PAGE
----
The Mixtapes are generally where Akira's trying things out, seeing what works and what doesn't, playing with sounds and samples to see what connects, usually a mix of his own stuff and things he likes from friends and colleagues, but occasionally includes stuff from outside of that. And a shitload of samples from all sorts of sources. One of the most recent ones was called "Mangamusic" and you can imagine where he drew a lot of that from.

ZION 2012: The Apocalypmics
For me, the best of his mixtapes is the ZION 2012: The Apocalympics. It's clear from the mix that there was a lot of conspiracy talk in London about the 2012 Olympics, as well as the logo, the mascot, etc. I don't think Akira buys into any of the chatter, but I think he finds all the talk rather fascinating, and I have to admit, listening to all of the interviews and radio talk he splices in, I can see why. It's a weird, spiraling madness that loops back in on itself without ever seeing how it looks on the outside. There's one sample in particular where a guy says "It really can't be taken any other way," which always makes me smirk, because it's the sort of reductive argument you see a lot of in conspiracy theorists. Of course there are other ways to interpret it - there's multiple ways to interpret anything. What he's really says is that he doesn't see any other way to interpret it, because that supports the argument he wants to make, which has to do with a particular bit of red coloration being obviously symbolic of bloody guts and disembowelment. Of course, it could also just be a little flourish of color.

A lot of the ZION mix relies on an interview with a young conspiracy theorist named Rik Clay. Rik Clay, by most accounts, committed suicide in 2008, but before he did, he was talking a lot about how the London Olympics was filled with symbology and was indicative that it was part of a global agenda to create a new Jerusalem in London. Clay sounds passionate about what he's talking about, but in many cases, the whole thing feels like grasping at straws, drawing any thread he can in hoping to prop it all up. The Mayan calendar, alien invasions, numerology...

Rik Clay
There's a funny thing about numerology - it really is, when you look for it, you start stretching coincidence into "synchronicity" and makes connections where they don't exist. This sort of illusory correlation is something author Robert Anton Wilson talks about in his Illumintus! trilogy that we'll talk about in a later post. The heavy dependence on numerology is the keystone of the best song on the mixtape, "11:11," which focuses on how that number must mean something. Towards the end of the song, though, you get some of the tragedy of Rik Clay, as one of the voices we heard earlier talks about how Clay has died, and there is no evidence of foul play, but that some of his audience is going to have a different opinion on this, and that's fine. The song is a wonderful meditation on what happens when something, in Clay's own words, is "doing my head in." Maybe it was all the conspiracies that finally got to him. Maybe it was something personal that we'll never know about. The song has no opinion, simply showing a lot of what people were talking about before and after Clay's suicide. It leaves it to the listener to draw whatever conclusion they want to,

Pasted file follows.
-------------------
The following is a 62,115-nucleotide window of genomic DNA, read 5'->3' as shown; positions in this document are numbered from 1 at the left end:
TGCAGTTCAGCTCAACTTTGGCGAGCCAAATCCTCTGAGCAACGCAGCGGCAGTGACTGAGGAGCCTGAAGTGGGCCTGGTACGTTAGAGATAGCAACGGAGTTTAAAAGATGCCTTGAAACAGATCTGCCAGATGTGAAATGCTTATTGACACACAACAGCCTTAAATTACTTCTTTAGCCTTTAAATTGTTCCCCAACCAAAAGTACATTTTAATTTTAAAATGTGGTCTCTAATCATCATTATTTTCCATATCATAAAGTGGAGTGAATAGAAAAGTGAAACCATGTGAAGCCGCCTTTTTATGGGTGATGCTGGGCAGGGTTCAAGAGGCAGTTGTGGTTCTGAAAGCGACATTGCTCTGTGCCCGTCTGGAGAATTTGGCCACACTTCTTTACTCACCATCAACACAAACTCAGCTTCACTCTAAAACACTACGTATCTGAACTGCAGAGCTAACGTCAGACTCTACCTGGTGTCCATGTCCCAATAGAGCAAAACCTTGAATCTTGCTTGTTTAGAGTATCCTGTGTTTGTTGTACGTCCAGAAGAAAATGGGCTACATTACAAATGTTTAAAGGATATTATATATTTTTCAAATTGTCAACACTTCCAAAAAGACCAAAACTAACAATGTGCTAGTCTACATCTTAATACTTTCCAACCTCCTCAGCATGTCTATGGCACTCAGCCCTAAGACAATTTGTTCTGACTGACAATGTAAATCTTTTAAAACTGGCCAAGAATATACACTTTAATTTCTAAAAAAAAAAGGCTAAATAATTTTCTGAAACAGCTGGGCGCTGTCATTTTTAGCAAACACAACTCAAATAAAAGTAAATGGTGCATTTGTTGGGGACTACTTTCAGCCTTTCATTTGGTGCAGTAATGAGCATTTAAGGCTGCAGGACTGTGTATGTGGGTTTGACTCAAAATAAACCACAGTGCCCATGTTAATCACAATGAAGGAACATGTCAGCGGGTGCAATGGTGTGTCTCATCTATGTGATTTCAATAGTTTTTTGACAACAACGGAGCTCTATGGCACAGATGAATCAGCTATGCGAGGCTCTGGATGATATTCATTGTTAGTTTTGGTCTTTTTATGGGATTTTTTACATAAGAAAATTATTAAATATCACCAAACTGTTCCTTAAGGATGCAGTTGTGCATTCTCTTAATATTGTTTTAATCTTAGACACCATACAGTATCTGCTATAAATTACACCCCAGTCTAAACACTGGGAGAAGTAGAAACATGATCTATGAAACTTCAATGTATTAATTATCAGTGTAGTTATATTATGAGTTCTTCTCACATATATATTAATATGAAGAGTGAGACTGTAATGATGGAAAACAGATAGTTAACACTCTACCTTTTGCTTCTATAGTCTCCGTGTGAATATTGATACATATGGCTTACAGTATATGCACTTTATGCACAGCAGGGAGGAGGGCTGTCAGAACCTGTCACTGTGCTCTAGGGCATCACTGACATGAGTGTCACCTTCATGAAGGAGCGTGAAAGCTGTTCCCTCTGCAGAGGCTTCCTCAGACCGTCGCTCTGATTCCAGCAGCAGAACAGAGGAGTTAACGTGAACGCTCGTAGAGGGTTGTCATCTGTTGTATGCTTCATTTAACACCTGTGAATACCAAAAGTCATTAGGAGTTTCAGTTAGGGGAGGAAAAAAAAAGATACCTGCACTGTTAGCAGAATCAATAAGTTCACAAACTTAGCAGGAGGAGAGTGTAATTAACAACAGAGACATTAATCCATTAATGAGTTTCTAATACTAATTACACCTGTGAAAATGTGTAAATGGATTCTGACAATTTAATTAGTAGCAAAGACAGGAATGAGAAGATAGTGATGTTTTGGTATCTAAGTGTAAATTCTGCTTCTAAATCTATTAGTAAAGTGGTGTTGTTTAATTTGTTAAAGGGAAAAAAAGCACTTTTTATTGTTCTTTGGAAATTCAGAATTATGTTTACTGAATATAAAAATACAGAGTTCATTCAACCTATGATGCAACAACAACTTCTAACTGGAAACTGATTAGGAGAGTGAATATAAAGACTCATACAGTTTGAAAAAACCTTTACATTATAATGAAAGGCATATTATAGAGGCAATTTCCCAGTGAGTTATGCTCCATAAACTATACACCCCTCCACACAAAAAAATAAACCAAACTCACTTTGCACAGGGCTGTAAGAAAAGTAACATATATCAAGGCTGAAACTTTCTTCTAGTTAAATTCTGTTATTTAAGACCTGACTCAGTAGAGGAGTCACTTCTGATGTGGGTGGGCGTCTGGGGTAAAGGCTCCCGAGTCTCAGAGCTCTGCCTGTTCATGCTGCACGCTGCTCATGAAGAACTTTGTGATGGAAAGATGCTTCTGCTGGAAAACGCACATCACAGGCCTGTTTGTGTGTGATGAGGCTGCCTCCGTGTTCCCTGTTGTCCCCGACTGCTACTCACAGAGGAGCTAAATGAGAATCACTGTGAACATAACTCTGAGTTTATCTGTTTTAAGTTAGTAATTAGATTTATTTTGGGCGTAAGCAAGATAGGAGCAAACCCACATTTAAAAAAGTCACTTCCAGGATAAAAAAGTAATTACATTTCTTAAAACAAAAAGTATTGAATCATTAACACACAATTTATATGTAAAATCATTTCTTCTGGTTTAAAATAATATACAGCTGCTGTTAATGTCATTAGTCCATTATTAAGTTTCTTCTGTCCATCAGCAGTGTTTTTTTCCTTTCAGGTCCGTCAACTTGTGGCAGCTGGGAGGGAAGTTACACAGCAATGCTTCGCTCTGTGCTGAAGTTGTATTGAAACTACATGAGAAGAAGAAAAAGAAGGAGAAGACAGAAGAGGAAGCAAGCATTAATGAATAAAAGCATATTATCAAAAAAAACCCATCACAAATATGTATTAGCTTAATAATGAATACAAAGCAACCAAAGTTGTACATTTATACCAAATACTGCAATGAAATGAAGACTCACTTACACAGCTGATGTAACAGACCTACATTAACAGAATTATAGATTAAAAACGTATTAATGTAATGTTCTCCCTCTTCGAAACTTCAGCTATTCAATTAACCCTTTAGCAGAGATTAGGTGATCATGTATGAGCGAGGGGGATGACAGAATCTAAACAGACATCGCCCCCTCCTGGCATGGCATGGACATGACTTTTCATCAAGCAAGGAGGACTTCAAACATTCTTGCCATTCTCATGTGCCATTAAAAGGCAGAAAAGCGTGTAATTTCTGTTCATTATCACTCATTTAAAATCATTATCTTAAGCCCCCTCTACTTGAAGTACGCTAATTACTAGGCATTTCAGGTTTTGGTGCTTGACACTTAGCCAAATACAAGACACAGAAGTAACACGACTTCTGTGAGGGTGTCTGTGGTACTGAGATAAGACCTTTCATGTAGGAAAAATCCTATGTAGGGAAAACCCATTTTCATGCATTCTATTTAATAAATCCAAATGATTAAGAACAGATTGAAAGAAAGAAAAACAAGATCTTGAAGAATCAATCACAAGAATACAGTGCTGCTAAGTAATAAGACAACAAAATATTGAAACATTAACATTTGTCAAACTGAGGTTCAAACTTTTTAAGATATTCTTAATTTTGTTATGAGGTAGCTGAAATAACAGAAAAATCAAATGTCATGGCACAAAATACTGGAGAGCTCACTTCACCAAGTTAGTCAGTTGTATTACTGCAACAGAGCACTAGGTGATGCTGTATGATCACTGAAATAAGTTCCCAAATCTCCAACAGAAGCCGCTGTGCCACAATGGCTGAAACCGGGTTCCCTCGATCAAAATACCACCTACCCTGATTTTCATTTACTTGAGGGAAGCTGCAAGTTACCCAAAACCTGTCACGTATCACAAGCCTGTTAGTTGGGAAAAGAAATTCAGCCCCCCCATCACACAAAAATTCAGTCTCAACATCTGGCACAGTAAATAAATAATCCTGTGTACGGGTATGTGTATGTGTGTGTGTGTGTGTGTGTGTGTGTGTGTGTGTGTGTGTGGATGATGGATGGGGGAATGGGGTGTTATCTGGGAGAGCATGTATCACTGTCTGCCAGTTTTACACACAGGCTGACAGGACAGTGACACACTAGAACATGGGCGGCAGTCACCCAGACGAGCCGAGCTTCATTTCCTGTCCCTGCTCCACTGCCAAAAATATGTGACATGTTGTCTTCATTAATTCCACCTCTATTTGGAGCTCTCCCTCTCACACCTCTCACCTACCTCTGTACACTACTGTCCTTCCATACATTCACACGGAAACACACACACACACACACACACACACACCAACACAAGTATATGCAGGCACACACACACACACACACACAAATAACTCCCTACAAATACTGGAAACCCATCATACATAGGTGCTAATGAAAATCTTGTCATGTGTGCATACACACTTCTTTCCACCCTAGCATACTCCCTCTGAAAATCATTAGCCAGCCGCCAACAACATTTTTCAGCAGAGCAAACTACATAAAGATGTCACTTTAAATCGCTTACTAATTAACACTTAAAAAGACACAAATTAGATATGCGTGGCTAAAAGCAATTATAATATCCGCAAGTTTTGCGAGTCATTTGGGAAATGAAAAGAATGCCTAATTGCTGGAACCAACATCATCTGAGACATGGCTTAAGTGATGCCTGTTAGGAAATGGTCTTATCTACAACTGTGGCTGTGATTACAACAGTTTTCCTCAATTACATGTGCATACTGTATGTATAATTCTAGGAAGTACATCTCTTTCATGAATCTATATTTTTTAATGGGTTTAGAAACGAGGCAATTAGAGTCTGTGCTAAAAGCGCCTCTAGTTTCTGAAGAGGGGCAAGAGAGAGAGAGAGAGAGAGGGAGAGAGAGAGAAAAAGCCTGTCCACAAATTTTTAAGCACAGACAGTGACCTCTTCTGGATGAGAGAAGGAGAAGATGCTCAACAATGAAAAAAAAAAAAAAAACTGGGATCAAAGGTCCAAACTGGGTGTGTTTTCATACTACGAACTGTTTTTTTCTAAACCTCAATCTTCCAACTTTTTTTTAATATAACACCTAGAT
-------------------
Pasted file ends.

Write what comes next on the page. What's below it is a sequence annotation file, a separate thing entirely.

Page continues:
You won't find much rapping from Akira on ZION 2012: The Apocalympics (with the exception of "Where Were The Heroes?"), which normally would be a negative, but there's something magical about this whole mix, as if you're getting a window into what a part of the world thinks on a daily basis. And Akira offers no judgement of them, because there's parts where the argument starts to make some sense, only to push just a little too far and lose you again half a step later.

It's easy to just think of Akira as a rapper, because that's the focus of his career, but I think it's incredibly important to pay attention to how great a producer and mixer he is. He's got so many wonderful sounds blended together, so many voices, so many snippets of music, pianos, drums, choral tones, sparse electric guitar... it's an audio collage in the finest form. Akira's got a real knack for blending things together, and ZION is the mixtape where he's firing on all cylinders.

Some of the music from ZION is used again by Akira in other projects. The majority of the background music from "11:11" is used in ATD28 as the backing track for him and rapper Envy in "Give Me Something." The phrase "give me something I can hold" is from the original "11:11" and here is applied as Envy talks about losing her mother in the new song. Both versions of the song are excellent, although I have a slight preference for the original. This is standard operating procedure for Akira, who is happy to double-dip with a good collage or beat, and rightly so.

ZION 2012 wraps up with the song "Occupants," which showcases the optimism of even the conspiracy theorists, an upbeat tempo and a chipper voice saying "holding on" over and over again as the talking heads point out that, despite all the things they've pointed out, we shouldn't expect to see anything obvious or big happening at the 2012 Olympics, although the implication is clear - it could happen and if it does, we will be there telling you we told you so. The New World Order is clearly going to enslave us all, and we really can't do anything about it, but we won't see it coming, and we may not even notice when it does happen, so don't panic, because panic doesn't do anyone any good. On with the show!